This is strange stuff coming from the author of Sexual Suicide, a deeply sceptical view of modern man’s attempt to free himself But there seems to be even more in Mr. Gilder’s vision of the new age than merely secular economic and political miracles. Technology itself, in his view, appears to be a manifestation of something beyond this world. “Listening to the technology,” he prophesies, “opens us to a new sense of the music of the spheres, a new sense of the power of ideas, a new integrated vision of the future of humanity. The microcosm is a new continent and its exploration brings richer rewards than were won by any earlier planners. It is the authentic frontier, invisible and invigorating, and closer to the foundation of reality and the reality of God.”
Many self-proclaimed conservatives share the same, essentially religious vision of a technological millennium emerging as part of a divine blueprint for mankind. Nor is this vision a particularly new one. In the 19th century also, many observers slavered over the gadgets of the Industrial Revolution quite as ecstatically as any yuppie of the 1980’s. The Victorian writer Charles Kingsley, for example, after visiting the Crystal Palace Exhibition in London in 1851, also was transported by what he saw. “The spinning jenny and the railroad,” he wrote, “Gunard’s liners and the electric telegraph, are to me . . . signs that we are, on some points at least, in harmony with the universe; that there is a mighty good spirit working among us . . . the Ordering and Creating God.”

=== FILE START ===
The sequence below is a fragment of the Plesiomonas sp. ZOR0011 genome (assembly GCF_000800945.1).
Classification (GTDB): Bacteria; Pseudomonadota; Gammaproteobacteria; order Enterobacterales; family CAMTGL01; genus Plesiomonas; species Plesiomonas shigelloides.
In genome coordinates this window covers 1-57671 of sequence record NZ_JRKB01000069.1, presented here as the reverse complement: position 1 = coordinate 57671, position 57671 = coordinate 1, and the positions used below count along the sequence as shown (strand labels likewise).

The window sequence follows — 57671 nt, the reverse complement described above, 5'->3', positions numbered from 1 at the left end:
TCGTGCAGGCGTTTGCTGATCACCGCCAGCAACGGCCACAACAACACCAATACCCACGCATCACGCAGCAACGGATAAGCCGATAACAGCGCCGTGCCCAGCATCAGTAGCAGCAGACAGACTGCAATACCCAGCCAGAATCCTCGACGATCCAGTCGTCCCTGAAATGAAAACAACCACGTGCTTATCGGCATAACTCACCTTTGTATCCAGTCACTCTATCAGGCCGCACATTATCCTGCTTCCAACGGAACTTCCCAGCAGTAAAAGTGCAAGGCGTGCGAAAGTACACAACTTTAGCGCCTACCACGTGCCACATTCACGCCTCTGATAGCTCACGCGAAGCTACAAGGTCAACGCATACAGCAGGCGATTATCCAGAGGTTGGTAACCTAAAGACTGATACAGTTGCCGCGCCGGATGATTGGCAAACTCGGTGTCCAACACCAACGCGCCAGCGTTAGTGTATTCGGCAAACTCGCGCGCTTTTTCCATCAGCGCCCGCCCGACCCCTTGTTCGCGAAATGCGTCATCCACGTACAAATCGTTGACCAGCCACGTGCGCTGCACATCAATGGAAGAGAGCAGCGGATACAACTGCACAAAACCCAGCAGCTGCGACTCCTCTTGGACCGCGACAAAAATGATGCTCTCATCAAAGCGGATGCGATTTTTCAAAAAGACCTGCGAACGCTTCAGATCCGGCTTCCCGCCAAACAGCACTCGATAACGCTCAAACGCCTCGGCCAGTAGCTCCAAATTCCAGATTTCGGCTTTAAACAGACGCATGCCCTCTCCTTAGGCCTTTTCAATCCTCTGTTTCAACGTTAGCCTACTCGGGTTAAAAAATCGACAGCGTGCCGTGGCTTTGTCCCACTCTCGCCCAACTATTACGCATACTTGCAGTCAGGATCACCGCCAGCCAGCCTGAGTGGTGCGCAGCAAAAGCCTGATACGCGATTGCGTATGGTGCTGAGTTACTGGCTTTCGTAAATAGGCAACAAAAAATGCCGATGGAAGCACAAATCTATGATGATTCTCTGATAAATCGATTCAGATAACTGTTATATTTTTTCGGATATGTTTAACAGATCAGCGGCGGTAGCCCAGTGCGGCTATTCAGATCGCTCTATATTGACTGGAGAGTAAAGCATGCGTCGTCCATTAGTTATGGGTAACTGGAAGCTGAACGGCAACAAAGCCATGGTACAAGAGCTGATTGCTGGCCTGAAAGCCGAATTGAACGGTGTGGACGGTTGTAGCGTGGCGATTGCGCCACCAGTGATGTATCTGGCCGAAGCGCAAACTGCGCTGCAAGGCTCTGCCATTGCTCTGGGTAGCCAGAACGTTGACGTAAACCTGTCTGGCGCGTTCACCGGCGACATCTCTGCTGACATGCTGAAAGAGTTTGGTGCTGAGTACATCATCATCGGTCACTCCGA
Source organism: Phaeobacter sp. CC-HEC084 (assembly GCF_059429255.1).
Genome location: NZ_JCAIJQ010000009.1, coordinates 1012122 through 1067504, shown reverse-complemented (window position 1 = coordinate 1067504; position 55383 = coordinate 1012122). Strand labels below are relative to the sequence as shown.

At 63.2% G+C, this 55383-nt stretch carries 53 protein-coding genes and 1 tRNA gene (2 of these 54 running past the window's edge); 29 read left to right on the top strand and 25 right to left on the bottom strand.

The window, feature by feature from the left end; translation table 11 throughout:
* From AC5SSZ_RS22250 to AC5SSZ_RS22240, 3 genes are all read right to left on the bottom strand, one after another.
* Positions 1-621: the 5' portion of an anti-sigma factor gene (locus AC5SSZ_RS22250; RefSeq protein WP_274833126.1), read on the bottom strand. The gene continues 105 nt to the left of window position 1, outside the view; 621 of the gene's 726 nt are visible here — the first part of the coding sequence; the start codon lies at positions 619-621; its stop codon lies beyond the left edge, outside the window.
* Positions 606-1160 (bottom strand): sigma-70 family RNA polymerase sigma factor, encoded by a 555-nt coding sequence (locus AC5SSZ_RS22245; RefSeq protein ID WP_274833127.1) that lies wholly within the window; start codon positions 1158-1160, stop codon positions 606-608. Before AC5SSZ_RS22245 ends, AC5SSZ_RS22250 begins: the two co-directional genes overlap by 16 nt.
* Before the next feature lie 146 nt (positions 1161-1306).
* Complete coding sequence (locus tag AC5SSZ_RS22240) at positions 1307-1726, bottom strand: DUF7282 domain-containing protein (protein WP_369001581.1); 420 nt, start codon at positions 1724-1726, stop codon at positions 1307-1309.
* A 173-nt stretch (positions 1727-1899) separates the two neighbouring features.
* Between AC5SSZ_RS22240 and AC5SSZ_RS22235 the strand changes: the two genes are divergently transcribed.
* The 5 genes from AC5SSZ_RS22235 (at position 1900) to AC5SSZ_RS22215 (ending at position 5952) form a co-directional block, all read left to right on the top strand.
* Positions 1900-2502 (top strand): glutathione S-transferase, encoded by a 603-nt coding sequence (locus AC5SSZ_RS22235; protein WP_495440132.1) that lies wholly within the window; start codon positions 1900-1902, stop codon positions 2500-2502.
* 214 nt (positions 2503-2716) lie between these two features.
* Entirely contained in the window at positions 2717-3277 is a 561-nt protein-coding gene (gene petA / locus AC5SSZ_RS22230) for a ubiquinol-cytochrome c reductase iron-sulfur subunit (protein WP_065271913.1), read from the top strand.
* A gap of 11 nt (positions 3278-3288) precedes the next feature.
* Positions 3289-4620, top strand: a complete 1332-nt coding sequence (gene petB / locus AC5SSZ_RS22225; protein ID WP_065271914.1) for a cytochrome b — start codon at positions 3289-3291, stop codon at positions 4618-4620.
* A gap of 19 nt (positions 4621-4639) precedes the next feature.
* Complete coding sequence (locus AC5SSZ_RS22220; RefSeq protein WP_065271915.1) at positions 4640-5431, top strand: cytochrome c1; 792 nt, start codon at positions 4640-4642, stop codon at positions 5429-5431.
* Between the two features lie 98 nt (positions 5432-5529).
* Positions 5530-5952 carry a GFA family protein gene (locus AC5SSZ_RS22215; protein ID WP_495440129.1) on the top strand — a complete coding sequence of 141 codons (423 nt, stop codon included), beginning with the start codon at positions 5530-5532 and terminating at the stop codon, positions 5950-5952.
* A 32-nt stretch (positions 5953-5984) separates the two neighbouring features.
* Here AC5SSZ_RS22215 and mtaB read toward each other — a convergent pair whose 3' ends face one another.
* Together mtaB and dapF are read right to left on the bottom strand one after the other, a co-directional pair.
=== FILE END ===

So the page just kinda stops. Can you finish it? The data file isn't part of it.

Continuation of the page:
Imagine the surprise of such visionaries had they lived to see the kind of cosmic harmony that the technologies of World Wars I and II brought about. Mustard gas and machine guns, nukes and napalm might have cooled somewhat the incandescent fantasy of 19th-century progressivists that God was on the side of the biggest steam engine. Kingsley, like Mr. Gilder and President Reagan, seems to have missed the elementary point that technology, regardless of how clever or helpful to human labors, doesn’t change the oil that lubricates the human motor, and it doesn’t displace or diminish the apparently bottomless human capacity to think up wicked things to do with machines.
Tiananmen Square is case in point. Not only did the elder statesmen of Beijing discover some rather ungodly applications of tanks and machine guns, but also their secret police have cleverly rigged up television cameras on street poles to keep their eyes on any small knots of lesser comrades who might be inclined to express opinions about any subject other than the local humidity.